…yeah, I amuse myself all the time like this. It’s what makes me unfit for a great deal of normal life, I guess.

So. The new feeder is hanging up. The cats are agog, especially sweet dumb Tuxedo!Kitty, who crouches inside on the windowsill and keeps warbling his throaty little “ohpleaseohplease” song as the birds discover new munchables. No squirrel has attempted it yet. But I’m waiting. And as I sit here, looking out my window onto my front yard, I can see a couple bushy-tailed ninjas frolicking. They stop jumping around every once in a while to shoot me filthy looks through the window.

I have the sandal of DOOM right next to me. Let the games begin.

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Why Yes, I Am Always This Driven

I was fine until about 10:30 last night, when my stomach decided it’d had enough of hosting dinner and muscled everything out like an irritated bouncer. I’d call it food poisoning, but nobody else shows any symptoms; I’d call it a bug but I have no other symptoms; I’d call it stress but I’m remarkably unstressed for once, having had all the locks replaced and deadbolts put in. Maybe it was the release of stress, and finally feeling completely safe again?

I don’t know. I’ve officially thrown up my hands (when they’re not crossed protectively over my aching middle) and decided to just treat my stomach gently, and devil take the rest.

This didn’t stop me from my first five-mile run this morning. I got on the treadmill determined to only run as long as it felt OK, and to stop at the first twinge of not-really-all-right. Five miles later, I forced myself to stop, but my stomach kept running, revolving like a bus wheel. It just felt so good to burn everything off and keep moving, really. The only problem was when I stopped. And I do seem to have largely sweated out whatever-it-was.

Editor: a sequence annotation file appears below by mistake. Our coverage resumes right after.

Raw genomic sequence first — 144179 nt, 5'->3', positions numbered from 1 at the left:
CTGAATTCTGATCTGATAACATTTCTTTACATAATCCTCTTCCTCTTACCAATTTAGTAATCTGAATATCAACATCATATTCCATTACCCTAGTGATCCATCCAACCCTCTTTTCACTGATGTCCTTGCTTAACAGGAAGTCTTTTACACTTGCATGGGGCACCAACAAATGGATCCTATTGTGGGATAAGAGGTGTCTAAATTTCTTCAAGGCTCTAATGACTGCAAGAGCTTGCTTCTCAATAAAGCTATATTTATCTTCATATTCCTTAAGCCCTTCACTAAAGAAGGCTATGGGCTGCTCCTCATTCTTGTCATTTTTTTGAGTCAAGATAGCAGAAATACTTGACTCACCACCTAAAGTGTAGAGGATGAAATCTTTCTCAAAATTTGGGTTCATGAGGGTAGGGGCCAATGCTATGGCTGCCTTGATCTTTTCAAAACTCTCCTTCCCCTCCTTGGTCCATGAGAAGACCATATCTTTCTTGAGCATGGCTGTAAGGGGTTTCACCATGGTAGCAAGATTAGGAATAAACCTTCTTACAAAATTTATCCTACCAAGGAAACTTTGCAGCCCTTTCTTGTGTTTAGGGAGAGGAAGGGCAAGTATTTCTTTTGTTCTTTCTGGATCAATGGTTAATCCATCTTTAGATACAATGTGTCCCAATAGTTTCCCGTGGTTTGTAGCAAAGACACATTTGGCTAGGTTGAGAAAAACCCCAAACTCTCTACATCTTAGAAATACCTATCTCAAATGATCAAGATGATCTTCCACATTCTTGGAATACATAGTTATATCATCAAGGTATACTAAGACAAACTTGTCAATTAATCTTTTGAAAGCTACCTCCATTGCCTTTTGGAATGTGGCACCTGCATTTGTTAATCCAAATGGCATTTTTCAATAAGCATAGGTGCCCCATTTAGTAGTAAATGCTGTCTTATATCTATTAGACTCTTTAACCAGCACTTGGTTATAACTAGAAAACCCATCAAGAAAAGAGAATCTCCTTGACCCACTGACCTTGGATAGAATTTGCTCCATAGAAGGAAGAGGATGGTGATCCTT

I’m sure you all wanted to hear about the state of my belly. So I’ll just tell you that I’m working (between naps) on proofs for TAKEN today, as well as getting an amnesiac heroine in another lead-spraying fight, and shuffle off stage left, muttering. I had big dreams of walking down to the corner grocery for pesto today, but it looks like that’s not going to happen. It’s eleven AM and I’m beat.

See you around.

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Reaching Higher

PW says paranormal isn’t dead yet. I am, of course, happy to hear this.

Here’s something that resonated strongly with me: Issendai on sick systems. Been there and done that, in retail and in relationships. I think I’ve achieved enough in the way of age and self-knowledge that I’m a little less likely to buy into it anymore. Of course, saying that is just an invitation for the Universe to whomp one upside the head. *braces self, eyes the sky suspiciously* But seriously…knowing it and naming it is a prerequisite for not falling for it. I’ve had enough of being exhausted and living with crazymaking people. I’d rather strike out on my own.